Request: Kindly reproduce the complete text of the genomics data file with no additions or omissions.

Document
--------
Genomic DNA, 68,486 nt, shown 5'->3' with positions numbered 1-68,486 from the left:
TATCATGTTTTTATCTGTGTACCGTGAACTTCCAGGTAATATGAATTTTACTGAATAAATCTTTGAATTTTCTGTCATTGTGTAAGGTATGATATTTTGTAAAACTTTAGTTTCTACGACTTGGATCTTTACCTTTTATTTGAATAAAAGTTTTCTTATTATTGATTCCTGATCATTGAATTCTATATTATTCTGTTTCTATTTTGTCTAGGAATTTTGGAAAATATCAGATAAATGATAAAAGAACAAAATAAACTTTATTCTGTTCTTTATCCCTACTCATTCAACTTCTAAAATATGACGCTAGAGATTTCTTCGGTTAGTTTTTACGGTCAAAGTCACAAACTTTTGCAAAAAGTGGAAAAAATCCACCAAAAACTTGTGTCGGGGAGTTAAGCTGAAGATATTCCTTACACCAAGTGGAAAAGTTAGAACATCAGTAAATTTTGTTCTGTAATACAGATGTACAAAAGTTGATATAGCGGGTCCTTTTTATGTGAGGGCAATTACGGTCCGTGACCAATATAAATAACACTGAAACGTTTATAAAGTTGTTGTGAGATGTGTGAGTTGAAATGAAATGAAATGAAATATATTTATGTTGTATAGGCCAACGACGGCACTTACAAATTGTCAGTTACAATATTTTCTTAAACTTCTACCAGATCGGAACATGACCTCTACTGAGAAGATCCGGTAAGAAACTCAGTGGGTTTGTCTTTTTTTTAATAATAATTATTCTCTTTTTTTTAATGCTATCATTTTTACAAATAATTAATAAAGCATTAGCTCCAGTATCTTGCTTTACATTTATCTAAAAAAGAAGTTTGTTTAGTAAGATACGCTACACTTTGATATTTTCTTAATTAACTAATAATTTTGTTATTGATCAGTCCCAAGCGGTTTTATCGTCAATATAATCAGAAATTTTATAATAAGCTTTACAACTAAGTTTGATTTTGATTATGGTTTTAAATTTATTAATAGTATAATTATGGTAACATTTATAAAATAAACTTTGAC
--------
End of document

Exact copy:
Genomic DNA, 68,486 nt, shown 5'->3' with positions numbered 1-68,486 from the left:
TATCATGTTTTTATCTGTGTACCGTGAACTTCCAGGTAATATGAATTTTACTGAATAAATCTTTGAATTTTCTGTCATTGTGTAAGGTATGATATTTTGTAAAACTTTAGTTTCTACGACTTGGATCTTTACCTTTTATTTGAATAAAAGTTTTCTTATTATTGATTCCTGATCATTGAATTCTATATTATTCTGTTTCTATTTTGTCTAGGAATTTTGGAAAATATCAGATAAATGATAAAAGAACAAAATAAACTTTATTCTGTTCTTTATCCCTACTCATTCAACTTCTAAAATATGACGCTAGAGATTTCTTCGGTTAGTTTTTACGGTCAAAGTCACAAACTTTTGCAAAAAGTGGAAAAAATCCACCAAAAACTTGTGTCGGGGAGTTAAGCTGAAGATATTCCTTACACCAAGTGGAAAAGTTAGAACATCAGTAAATTTTGTTCTGTAATACAGATGTACAAAAGTTGATATAGCGGGTCCTTTTTATGTGAGGGCAATTACGGTCCGTGACCAATATAAATAACACTGAAACGTTTATAAAGTTGTTGTGAGATGTGTGAGTTGAAATGAAATGAAATGAAATATATTTATGTTGTATAGGCCAACGACGGCACTTACAAATTGTCAGTTACAATATTTTCTTAAACTTCTACCAGATCGGAACATGACCTCTACTGAGAAGATCCGGTAAGAAACTCAGTGGGTTTGTCTTTTTTTTAATAATAATTATTCTCTTTTTTTTAATGCTATCATTTTTACAAATAATTAATAAAGCATTAGCTCCAGTATCTTGCTTTACATTTATCTAAAAAAGAAGTTTGTTTAGTAAGATACGCTACACTTTGATATTTTCTTAATTAACTAATAATTTTGTTATTGATCAGTCCCAAGCGGTTTTATCGTCAATATAATCAGAAATTTTATAATAAGCTTTACAACTAAGTTTGATTTTGATTATGGTTTTAAATTTATTAATAGTATAATTATGGTAACATTTATAAAATAAACTTTGAC